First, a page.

A global shortage of ADHD medication is sparking fears among parents that young people with the condition will face impossible challenges before stocks are expected to renew in December.
The shortage is so severe, some NHS staff have been instructed not to prescribe the drugs to newly-diagnosed patients.
It’s a worrying time for families affected by ADHD – like Joy Rentoul and her two children who are all counting the last of their prescriptions.
She said: “Having two teenagers at home is a struggle for anybody…but unmedicated ADHD teenagers is something else – it’ll be like a warzone in here.
“My son has always been an active and lively boy. He’d always got reports at school that say ‘he makes poor choices’, and I just thought that I wasn’t a good mum.
“My daughter’s got about four days left [of medication] and I’m very worried about that. She’s getting close to doing her exams…in all the times of her life, she needs to be able to focus.
Joy herself was diagnosed later on in life – and says the medication has been transformational.
“Everything that I do is easier now. I didn’t do well at school, I’ve never had a real, proper career, I’ve had a lot of relationships, everything has been a struggle, and now with medicine I have focus and quiet in my mind.”
ADHD experts have warned that if pharmacy stocks run out – as some already have – it could be “life-changing” for those relying on them.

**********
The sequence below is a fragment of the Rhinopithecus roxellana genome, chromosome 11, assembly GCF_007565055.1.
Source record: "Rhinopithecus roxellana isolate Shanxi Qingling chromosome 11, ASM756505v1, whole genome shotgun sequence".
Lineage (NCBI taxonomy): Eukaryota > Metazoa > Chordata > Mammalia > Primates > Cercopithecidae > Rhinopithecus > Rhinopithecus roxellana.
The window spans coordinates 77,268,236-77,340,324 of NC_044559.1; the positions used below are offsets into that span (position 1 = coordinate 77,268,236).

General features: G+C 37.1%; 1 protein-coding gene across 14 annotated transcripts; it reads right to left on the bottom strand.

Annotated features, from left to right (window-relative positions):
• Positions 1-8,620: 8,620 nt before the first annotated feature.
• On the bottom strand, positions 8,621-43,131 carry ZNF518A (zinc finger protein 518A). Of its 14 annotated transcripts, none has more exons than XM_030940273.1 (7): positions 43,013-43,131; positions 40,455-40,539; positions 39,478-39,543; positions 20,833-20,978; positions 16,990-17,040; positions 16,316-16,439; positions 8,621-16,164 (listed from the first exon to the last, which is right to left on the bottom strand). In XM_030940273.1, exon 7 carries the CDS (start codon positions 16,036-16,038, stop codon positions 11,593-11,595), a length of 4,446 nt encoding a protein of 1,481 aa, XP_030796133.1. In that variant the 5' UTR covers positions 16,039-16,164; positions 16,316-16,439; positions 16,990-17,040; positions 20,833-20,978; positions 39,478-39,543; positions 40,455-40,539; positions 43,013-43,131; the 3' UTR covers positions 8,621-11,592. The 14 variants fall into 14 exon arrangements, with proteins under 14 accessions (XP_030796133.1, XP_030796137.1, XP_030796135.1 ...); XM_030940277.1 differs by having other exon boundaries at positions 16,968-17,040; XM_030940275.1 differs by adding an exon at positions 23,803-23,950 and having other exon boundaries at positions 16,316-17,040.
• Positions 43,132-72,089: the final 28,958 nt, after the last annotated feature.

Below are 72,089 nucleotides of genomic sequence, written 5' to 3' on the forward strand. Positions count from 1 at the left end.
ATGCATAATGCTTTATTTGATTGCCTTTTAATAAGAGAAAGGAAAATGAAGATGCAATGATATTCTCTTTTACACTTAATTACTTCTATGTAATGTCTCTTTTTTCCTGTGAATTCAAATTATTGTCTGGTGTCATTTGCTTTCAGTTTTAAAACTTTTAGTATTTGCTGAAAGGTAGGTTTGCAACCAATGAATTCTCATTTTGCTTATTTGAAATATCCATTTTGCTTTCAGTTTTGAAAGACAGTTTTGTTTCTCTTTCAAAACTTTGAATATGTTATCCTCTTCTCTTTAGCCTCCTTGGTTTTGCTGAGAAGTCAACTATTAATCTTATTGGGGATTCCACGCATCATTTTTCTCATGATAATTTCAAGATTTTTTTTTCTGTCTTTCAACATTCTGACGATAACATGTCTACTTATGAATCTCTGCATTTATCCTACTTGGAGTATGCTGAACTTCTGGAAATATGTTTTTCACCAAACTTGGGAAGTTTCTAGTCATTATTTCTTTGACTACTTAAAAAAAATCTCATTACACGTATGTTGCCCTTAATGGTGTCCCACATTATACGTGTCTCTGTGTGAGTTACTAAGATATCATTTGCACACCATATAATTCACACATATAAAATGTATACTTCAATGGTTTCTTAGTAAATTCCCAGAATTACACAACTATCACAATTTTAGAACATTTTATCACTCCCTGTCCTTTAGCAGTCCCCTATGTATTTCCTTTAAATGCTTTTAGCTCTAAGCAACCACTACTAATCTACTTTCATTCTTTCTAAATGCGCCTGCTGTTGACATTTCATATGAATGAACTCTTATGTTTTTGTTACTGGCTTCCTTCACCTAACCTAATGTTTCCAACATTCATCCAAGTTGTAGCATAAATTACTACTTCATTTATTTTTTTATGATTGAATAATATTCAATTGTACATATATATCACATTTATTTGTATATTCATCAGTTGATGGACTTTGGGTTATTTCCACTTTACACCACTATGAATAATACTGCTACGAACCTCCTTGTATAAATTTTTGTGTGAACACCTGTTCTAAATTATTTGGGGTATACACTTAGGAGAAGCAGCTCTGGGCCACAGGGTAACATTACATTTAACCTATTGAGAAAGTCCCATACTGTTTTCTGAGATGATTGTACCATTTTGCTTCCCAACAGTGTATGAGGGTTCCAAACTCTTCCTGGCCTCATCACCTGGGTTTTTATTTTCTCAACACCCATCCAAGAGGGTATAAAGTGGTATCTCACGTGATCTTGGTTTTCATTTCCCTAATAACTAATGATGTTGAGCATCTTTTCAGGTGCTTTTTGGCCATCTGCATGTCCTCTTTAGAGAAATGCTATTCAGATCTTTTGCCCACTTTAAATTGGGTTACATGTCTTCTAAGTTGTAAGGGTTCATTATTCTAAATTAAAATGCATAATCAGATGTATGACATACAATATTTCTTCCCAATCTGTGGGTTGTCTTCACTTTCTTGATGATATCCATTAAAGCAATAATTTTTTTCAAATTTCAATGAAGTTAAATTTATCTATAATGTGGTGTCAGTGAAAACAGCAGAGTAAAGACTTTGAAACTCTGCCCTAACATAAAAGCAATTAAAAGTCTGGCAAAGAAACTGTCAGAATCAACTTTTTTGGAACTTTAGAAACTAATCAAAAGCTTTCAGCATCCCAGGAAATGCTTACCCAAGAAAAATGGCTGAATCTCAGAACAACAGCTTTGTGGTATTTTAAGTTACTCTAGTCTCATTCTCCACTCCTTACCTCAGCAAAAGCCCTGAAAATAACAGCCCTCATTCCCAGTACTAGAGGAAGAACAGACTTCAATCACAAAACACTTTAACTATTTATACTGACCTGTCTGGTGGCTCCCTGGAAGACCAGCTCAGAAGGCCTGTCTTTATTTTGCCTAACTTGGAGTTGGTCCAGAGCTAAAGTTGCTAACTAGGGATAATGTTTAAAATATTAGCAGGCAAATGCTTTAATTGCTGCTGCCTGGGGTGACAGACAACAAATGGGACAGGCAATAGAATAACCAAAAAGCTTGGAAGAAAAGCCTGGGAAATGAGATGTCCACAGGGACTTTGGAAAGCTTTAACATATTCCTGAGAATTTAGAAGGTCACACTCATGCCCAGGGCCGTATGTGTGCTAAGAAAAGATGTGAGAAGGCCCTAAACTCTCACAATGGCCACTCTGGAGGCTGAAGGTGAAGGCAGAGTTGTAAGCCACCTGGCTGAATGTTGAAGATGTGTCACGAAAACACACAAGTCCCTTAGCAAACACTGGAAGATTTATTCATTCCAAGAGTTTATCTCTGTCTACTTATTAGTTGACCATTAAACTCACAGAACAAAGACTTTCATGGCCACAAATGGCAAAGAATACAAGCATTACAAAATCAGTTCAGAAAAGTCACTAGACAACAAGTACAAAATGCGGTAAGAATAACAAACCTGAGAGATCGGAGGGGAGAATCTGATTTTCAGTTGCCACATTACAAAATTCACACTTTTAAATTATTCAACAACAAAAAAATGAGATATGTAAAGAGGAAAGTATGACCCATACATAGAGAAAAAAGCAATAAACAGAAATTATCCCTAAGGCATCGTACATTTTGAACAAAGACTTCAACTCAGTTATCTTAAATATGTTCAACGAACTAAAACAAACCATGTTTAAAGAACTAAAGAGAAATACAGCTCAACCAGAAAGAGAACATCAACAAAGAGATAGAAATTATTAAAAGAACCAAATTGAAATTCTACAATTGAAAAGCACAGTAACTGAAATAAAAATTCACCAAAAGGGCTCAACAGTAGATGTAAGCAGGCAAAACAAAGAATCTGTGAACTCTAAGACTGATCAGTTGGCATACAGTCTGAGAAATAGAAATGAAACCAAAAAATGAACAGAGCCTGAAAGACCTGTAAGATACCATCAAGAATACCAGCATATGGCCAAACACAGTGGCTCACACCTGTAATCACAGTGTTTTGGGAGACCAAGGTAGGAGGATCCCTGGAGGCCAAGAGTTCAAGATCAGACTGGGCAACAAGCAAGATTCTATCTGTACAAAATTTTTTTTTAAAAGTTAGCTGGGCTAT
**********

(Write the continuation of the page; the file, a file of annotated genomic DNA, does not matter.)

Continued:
Patients prescribed with ADHD medication in the last year are being advised to “shop around” if that happens – and to restrict drug use until things improve.
However, abruptly stopping some medicines like Guanfacine can be dangerous – as it can result in a sudden high blood pressure.
Joy is already rationing out supply for herself and her children. She said: “We’re not having it at weekends, there’s been school strikes we’re just trying to save as much as we can.”
Jane Morris, from the Royal College of Psychiatry in Scotland said: “Perhaps we should have seen this coming, because over the last decade the number of diagnoses of ADHD has multiplied seven times.
“It’s really important for teachers, lecturers, supervisors and employers to be aware that people might be having to do with less medication, or even have run out.”
Supply issues began to emerge around 18 months ago, and in recent weeks health boards across Scotland have sent letters out to parents and carers advising them of the issue as it becomes more urgent here.
A spokesperson for NHS Greater Glasgow and Clyde said: “The reported shortage of ADHD medication is UK-wide issue and it therefore not unique to NHSGGC. We recognise that this issue may cause concern for our patients and their families, and we are working closely with colleagues across Primary Care and Pharmacy to provide appropriate support and guidance.
“For people who may be affected, we would like to encourage them to contact their relevant care provider for more information, the details for which will be contained in the letter they recently received from our Specialist Children’s Services.”
A Scottish Government spokesperson said: “The Scottish Government recognises the impact of these global shortages on people living with attention deficit hyperactivity disorder (ADHD) and their families.
“A National Patient Safety Alert has been issued regarding supply disruptions for various medicines used in the treatment of ADHD. The shortages are caused by a combination of manufacturing issues and an increase in global demand.
“It is hoped that the shortages will be resolved by end of December. The NHS has robust systems in place to manage medicine shortages when they arise and anyone affected by this issue should speak to their usual clinical team.”
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